Top flap and main compartment access. What seems to be pretty standard on messenger bags is the combination of velcro underneath the flap and some plastic buckles to secure and tighten down your haul. Some velcros are better than others though. My Reload and Chrome bags have practically non-functioning velcro as it has lost its “sticking” ability over the years. My Crumpler doesn’t appear to have really lost any velcro power – maybe a better quality velcro (?). What I really like about my Reload bag is that there are compression straps across the bottom of the bag as well as a “strap keeper” buckle on the front of the bag. My crumpler doesn’t really stand out except that the velcro seems to have outlasted the other brands.

Pockets/options. The Complete Seed doesn’t have any pen-holders or tiny zippered pockets or any of that frou frou stuff. It has six pockets (three along the length of the front of the bag, doubled up) that are deep and incredibly useful. Timbuk2 kind of outs itself as a students’ bag as it has pen-holders, tons of zippered pockets, and a key lanyard thingie – I’m not a fan. My Chrome bag is kind of an exception though. There is only one zippered pocket and a couple slots to hold things, but none that are dedicated pen holders. Reload is by far the most customizable bag, as their shop will make whatever you want – as long as its within reason. If you can sketch it out, they will make it for you – truly a one-of-a-kind bag.

The Photobucket insert. Crumpler, geniuses as they are, created some photobucket inserts for some of their popular bag sizes. I got the one that fits the Complete Seed, and it is a great size. When fully loaded, my Crumpler holds my macbook 13″, XTi + Tokina f/2.8 11-16mm, 40D + Canon f/2.8L 24-70mm, 430exII flash, Gary Fong Lightsphere II, battery chargers, nikon lens pen kit, and other accessories. In addition to my Hakuba Lightstand/Tripod bag to hold my tripod(s) and lighting equipment, the Complete Seed with Photobucket is my ultimate gig bag. Crumpler gives you tons of those velcro/foam inserts to divide up your bag as much as you want. The 40D body definitely takes up a ton of room, and I may have to rearrange things if I end up getting a battery grip for it.

My take on the Complete Seed with Photobucket is that it works great for me. I don’t have a studio, so I’m constantly having to haul my stuff on-site. It fulfills my two bag requirements, too. I used this bag to haul my stuff for the wedding I shot this past summer, and it couldn’t have worked out better. If you’re ever in NYC, go to the Crumpler stores and try one on yourself!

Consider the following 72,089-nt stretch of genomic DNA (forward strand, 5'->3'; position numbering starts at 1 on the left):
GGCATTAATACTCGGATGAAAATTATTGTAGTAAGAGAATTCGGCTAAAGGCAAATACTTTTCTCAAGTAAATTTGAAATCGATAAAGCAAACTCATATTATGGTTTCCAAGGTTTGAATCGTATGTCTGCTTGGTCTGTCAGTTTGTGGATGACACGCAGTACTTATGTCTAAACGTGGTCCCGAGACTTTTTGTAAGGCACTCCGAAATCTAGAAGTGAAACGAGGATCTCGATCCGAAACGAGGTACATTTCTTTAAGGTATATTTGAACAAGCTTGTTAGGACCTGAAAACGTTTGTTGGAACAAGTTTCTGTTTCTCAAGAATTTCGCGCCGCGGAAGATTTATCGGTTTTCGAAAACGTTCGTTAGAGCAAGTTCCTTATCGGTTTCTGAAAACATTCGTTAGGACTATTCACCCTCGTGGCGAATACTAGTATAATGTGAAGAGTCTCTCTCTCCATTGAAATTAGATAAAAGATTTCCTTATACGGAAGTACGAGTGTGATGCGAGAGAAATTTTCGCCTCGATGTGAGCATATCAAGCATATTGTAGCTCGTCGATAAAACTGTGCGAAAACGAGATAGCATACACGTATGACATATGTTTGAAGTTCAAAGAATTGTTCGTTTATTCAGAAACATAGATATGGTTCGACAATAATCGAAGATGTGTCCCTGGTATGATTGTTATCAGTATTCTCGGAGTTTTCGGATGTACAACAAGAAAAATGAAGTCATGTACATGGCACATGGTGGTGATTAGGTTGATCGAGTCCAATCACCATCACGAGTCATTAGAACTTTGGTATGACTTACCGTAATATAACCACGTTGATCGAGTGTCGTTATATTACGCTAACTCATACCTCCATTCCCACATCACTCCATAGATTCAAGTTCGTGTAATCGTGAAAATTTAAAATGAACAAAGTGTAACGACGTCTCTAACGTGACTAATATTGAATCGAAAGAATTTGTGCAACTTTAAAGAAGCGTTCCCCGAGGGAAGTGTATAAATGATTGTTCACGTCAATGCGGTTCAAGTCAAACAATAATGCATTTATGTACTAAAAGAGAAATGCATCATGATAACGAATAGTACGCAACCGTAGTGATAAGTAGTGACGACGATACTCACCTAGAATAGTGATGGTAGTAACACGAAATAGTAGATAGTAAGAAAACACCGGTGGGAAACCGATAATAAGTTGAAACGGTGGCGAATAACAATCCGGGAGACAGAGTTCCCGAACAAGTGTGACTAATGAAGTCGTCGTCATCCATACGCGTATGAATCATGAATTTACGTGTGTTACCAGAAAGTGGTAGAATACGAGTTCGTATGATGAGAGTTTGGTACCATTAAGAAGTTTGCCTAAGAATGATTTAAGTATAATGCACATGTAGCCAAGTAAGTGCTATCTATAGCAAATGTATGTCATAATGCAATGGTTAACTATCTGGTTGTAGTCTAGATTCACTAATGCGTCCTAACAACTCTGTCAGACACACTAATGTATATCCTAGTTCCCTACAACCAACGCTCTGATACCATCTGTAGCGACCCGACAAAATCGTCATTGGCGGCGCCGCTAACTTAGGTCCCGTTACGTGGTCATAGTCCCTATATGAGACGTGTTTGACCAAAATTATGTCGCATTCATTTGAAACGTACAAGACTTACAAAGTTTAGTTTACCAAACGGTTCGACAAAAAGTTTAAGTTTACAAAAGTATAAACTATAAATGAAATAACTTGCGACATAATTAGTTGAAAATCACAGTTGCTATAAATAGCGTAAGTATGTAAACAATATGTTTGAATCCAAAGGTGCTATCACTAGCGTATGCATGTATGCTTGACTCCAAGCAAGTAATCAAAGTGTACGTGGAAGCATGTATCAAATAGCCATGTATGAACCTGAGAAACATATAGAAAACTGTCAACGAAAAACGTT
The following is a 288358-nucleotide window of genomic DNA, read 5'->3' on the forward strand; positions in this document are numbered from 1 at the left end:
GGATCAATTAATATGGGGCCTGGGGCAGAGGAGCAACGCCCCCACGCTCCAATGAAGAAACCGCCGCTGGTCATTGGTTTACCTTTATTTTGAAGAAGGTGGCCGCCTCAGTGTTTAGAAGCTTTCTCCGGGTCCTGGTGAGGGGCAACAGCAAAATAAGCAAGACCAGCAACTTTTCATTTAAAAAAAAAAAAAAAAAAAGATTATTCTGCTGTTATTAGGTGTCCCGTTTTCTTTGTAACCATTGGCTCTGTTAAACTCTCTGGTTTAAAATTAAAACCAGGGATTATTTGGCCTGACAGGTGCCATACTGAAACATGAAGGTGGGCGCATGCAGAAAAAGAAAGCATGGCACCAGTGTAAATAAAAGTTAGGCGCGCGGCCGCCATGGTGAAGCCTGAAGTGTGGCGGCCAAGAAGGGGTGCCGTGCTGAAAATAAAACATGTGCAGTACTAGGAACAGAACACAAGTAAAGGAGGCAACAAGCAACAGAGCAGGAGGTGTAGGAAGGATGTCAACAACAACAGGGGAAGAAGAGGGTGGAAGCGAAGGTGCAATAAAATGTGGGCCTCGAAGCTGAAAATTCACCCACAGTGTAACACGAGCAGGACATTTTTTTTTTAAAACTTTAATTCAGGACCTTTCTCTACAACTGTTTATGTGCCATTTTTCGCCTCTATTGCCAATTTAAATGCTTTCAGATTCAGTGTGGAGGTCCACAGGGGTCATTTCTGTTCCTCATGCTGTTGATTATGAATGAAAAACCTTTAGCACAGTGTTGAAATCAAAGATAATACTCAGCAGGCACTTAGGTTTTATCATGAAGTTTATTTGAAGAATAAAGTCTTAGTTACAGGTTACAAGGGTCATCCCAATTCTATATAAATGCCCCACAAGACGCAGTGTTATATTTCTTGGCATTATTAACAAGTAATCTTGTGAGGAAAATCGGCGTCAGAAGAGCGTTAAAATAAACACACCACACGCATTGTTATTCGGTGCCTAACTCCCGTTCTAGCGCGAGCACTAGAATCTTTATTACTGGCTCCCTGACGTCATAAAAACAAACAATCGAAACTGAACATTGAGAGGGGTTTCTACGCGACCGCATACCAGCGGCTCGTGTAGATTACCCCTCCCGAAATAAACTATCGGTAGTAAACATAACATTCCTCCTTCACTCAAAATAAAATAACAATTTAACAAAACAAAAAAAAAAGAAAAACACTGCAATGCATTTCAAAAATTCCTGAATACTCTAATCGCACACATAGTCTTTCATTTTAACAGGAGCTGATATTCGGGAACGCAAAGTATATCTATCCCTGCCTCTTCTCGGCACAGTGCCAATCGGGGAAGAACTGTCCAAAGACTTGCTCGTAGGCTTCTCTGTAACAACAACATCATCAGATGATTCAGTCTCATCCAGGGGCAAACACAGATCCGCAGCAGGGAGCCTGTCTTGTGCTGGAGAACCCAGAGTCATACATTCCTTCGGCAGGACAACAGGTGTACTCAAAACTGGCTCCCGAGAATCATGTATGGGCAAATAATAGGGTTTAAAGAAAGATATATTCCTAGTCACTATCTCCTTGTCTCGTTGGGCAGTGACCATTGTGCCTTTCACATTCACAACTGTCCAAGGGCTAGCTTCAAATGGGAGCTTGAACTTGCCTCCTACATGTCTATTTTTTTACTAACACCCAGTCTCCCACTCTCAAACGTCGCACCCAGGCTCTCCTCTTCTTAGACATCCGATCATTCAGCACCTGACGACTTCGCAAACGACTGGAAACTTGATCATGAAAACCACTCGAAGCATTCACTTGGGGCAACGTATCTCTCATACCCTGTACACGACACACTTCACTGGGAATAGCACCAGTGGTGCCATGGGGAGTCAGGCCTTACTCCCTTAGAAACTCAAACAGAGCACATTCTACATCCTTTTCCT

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  1. Olivia
    Posted May 27, 2010 at 12:20 am | Permalink

    i just bought a complete seed…like..TODAY.. and was looking up reviews of it..yea i do things AFTER i’ve bought something..just for affirmation of my purchase.

    holy crap!

    HOW in the world do you put ALL that stuff in the bag sans the tripods?
    doesn’t the bag weigh a ton after?

  2. Posted May 27, 2010 at 9:39 pm | Permalink

    hey! hope you like the purchase! i love how the new crumplers come with the “velcro silencers”! i think the bag was over 25 lbs by the time i got done packing it up – i only brought two bodies for the wedding though. if you have a blog, you should post what you pack in yours!

3 Trackbacks

  • […] out this review for another take on the bag: (mine is the same stripe design, but the colors are black/gray) E-mail me if you’re […]

  • By Food: The Yelper Phenomenon | Wade Chi on January 13, 2011 at 10:10 pm

    […] my reviews are for items which don’t have a lot of decent in-depth reviews online (like the Crumpler Complete Seed and the Spider Holster). I feel like its important to provide reviews, photos, and information […]

  • By A Proper Gig Bag | Wade Chi on August 28, 2011 at 12:12 pm

    […] more professional, specifically when working with actual professionals. as much as I love using my Crumpler Bag for carrying my gear comfortably, it’s bright orange top flap doesn’t exactly scream […]